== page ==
“He was a great service to the plant communities of the Southern United States and beyond,” Simkins said.
Patrick O’Brien, an agronomist with the United States Golf Association who first met Knox around 25 years ago, said Knox’s moniker of “The Tree Doctor” was an apt title. Knox would help when there were issues with the trees at golf courses, helping to determine if they had safety or disease issues and would provide the essential input on making the decision whether to keep the tree showing also how to make them healthy again. O’Brien described Knox as very likable, an enjoyable person to be around, and that it didn’t matter if it was a low, mid or high-budget golf club, he treated everyone equally.
“His expertise and knowledge were just superior,” O’Brien said. “(He) really knew what he was doing.”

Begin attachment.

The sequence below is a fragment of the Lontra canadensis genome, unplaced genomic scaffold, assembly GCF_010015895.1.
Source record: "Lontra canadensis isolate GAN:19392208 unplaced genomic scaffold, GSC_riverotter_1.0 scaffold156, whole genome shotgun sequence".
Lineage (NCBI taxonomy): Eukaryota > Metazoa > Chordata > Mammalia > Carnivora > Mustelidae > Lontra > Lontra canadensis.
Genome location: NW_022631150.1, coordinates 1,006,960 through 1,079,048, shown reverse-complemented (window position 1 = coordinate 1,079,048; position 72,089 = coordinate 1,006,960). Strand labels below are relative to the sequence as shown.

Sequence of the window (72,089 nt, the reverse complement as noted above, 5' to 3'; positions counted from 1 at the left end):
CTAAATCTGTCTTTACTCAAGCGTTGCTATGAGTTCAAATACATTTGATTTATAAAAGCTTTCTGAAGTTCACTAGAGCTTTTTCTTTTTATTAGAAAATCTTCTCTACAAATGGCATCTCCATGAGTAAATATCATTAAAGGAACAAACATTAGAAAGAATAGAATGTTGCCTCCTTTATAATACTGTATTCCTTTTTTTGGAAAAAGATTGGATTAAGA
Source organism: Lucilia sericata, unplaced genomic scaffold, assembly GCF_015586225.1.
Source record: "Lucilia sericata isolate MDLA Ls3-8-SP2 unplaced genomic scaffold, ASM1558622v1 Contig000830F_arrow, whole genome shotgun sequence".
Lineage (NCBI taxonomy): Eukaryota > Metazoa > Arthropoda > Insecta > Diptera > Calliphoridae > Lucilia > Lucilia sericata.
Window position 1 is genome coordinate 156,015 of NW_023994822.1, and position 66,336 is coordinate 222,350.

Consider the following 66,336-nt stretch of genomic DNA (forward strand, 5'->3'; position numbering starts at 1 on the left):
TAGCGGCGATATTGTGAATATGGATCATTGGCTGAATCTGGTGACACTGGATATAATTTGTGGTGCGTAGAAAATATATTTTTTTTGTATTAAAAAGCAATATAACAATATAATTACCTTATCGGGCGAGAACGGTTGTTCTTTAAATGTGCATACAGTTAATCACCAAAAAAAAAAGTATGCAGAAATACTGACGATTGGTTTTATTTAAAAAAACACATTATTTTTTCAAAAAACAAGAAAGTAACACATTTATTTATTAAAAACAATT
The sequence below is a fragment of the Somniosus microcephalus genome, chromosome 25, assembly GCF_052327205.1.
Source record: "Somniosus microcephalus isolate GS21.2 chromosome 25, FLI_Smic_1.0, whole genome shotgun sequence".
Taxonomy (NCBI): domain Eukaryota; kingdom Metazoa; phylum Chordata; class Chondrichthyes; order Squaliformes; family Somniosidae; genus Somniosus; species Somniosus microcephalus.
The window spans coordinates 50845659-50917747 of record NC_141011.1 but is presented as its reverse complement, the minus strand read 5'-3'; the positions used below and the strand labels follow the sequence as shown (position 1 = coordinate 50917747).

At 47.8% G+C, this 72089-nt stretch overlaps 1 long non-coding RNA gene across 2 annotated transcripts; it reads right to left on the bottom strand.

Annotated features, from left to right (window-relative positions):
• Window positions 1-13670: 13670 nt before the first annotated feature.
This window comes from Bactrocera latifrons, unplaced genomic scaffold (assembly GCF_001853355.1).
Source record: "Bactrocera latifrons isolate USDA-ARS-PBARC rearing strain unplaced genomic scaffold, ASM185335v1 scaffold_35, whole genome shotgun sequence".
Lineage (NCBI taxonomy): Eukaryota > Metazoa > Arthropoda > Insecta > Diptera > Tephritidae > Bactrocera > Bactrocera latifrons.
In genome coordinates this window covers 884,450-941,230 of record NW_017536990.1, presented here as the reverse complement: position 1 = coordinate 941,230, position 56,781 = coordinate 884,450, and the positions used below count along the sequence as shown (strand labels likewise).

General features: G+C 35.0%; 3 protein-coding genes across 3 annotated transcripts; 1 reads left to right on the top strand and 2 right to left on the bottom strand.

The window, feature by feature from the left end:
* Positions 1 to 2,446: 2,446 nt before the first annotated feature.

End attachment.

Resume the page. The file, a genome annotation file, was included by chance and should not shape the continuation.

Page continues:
He even helped with the trees at O’Brien’s Georgia home, Loblolly Pines, more than 20 years ago, installing lightning protection for the “spectacular trees,” O’Brien recalls. Those trees have lived a long and healthy life, and even today, O’Brien says that the lightning protection has protected those trees just like Knox said it would. Ted Nye, of Grandfather Golf and Country Club in Linville, described Knox as more of tree historian, assisting village decisions on healthy and unhealthy trees, helping caretakers determine when and why trees may have been planted where they were and when they’d overreached their lifespan and making sure the roadways and common areas were safe. Knox would point out interesting facts and histories and estimate ages.